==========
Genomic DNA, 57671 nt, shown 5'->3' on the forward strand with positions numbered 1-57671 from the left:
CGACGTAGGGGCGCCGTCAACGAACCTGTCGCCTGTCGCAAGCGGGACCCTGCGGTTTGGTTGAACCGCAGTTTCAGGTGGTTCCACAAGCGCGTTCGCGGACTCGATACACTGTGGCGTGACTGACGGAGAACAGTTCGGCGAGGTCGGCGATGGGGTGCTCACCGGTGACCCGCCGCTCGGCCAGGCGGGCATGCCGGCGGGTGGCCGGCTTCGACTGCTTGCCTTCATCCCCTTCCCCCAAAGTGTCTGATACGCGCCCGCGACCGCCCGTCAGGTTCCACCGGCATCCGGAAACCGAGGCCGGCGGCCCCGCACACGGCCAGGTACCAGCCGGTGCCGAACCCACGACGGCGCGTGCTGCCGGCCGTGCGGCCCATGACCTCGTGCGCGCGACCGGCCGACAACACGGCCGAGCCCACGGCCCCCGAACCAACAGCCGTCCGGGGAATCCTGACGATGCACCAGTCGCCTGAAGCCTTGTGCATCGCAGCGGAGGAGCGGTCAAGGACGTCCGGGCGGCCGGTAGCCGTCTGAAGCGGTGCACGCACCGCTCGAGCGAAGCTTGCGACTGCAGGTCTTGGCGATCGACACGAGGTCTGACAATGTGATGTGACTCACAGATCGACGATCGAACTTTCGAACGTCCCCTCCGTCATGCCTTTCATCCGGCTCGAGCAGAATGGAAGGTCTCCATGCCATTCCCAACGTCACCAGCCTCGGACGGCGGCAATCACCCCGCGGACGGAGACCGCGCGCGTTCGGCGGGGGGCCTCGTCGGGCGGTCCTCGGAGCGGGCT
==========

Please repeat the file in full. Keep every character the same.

Genomic DNA, 57671 nt, shown 5'->3' on the forward strand with positions numbered 1-57671 from the left:
CGACGTAGGGGCGCCGTCAACGAACCTGTCGCCTGTCGCAAGCGGGACCCTGCGGTTTGGTTGAACCGCAGTTTCAGGTGGTTCCACAAGCGCGTTCGCGGACTCGATACACTGTGGCGTGACTGACGGAGAACAGTTCGGCGAGGTCGGCGATGGGGTGCTCACCGGTGACCCGCCGCTCGGCCAGGCGGGCATGCCGGCGGGTGGCCGGCTTCGACTGCTTGCCTTCATCCCCTTCCCCCAAAGTGTCTGATACGCGCCCGCGACCGCCCGTCAGGTTCCACCGGCATCCGGAAACCGAGGCCGGCGGCCCCGCACACGGCCAGGTACCAGCCGGTGCCGAACCCACGACGGCGCGTGCTGCCGGCCGTGCGGCCCATGACCTCGTGCGCGCGACCGGCCGACAACACGGCCGAGCCCACGGCCCCCGAACCAACAGCCGTCCGGGGAATCCTGACGATGCACCAGTCGCCTGAAGCCTTGTGCATCGCAGCGGAGGAGCGGTCAAGGACGTCCGGGCGGCCGGTAGCCGTCTGAAGCGGTGCACGCACCGCTCGAGCGAAGCTTGCGACTGCAGGTCTTGGCGATCGACACGAGGTCTGACAATGTGATGTGACTCACAGATCGACGATCGAACTTTCGAACGTCCCCTCCGTCATGCCTTTCATCCGGCTCGAGCAGAATGGAAGGTCTCCATGCCATTCCCAACGTCACCAGCCTCGGACGGCGGCAATCACCCCGCGGACGGAGACCGCGCGCGTTCGGCGGGGGGCCTCGTCGGGCGGTCCTCGGAGCGGGCT